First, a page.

Soldeed emerges from the Power Complex and hears from his guard captain Sorak that the ship has been found. It arrives on Skonnos and Soldeed leads the party of greeting, being unnerved to see Romana aboard. The Co-Pilot lies that she is the cause of all the problems on the ship, being a pirate who stole aboard and killed the Captain. Soldeed does not believe this and then forces the Co-Pilot into the Nimon Power Complex where he faces certain death. Moments later Romana and the Anethans are loaded up with hymetusite and sent into the maze. The TARDIS materialises in the central square of Skonnos and the Doctor is taken to Soldeed. He soon escapes, and heads into the Power Complex.
Deep in the Complex – whose walls seem to shift and change creating various labyrinthine patterns that all lead to the Nimon – Romana finds husks of previous Anethans, drained of life. The Co-Pilot also arrives, still pleading for his life, and when the Nimon appears it despatches the desperate soldier first before turning its mighty horns on Romana and the cowering Anethans. The Doctor arrives and distracts the Nimon, saving Romana, Seth and Teka who run after him. The other Anethans are too scared to leave.
The Nimon has reached the power source room and starts manipulating the controls of the machine, which causes the Complex to glow with energy. A shimmering tunnel appears, and a travel globe bearing two more Nimons comes down it. They announce that the planet Crinoth is dying and that all the Nimons must continue the Great Journey of Life to Skonnos. Once the Nimons leave the Doctor examines the globes: they are travelling vessels that have journeyed down a tunnel set between two black holes. The Doctor accidentally sends the globe down the tunnel with Romana in it but before he can reverse this Soldeed arrives and uses his staff to destroy the control panel.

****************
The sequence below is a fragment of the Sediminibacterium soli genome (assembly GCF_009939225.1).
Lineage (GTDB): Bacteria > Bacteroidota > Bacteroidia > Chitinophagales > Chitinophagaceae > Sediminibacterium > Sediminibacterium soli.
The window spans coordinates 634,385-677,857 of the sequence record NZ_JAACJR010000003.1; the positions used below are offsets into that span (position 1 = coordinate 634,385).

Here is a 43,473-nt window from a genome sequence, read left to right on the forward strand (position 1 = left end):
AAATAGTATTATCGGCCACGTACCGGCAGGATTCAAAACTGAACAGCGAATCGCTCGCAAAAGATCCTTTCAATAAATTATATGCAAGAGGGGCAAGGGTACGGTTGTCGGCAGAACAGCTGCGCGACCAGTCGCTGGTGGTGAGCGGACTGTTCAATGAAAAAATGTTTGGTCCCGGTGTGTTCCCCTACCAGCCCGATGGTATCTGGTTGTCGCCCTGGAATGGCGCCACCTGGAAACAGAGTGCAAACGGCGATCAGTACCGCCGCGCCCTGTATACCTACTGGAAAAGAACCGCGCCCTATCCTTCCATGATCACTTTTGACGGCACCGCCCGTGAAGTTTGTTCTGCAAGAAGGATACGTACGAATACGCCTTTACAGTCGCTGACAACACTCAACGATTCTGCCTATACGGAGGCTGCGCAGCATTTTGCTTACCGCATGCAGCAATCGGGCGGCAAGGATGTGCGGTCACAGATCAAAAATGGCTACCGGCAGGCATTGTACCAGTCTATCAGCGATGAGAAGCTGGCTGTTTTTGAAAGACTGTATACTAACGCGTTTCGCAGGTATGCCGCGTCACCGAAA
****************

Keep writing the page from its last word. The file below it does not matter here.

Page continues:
Romana arrives in the dying world of Crinoth and encounters many Nimons and a broken old man named Sezom, who helped the Nimons establish themselves on his world and now knows they have destroyed it. He has also discovered that when jacenite is integrated into the staff that he was supplied with by the Nimons, it has the ability to stun them. He gives Romana a piece, but is killed by a Nimon while helping her to escape.
Seth shoots Soldeed unconscious and the Doctor attempts to repair the transportation system. Just as he is about to complete the repairs, the Nimons return to the power source room and restrain him. However, they then reverse the tunnel, which brings Romana back from Crinoth. Romana tosses the jacenite to Seth, who now has possession of Soldeed's staff, and he uses it to stun two of the Nimons. Having managed to free himself from Soldeed's laboratory, K9 arrives in time to deal with the remaining one. Soldeed, having escaped from the power source room, has seen the multiple Nimons and his faith is badly damaged. He is shot down by Seth but manages to trigger a chain reaction which will destroy the Complex. The Doctor and his party make their way out, using K9 to work out a proper exit path through the labyrinth. They escape and join up with the remaining members of the Skonnan military council, all of whom evacuate the main square as the Nimon Power Complex explodes.
Later in the TARDIS the Doctor watches as Seth and Teka pilot a spacecraft away from Skonnos, having been granted their freedom. Elsewhere Crinoth can be seen disintegrating. It seems that the Nimon threat is over.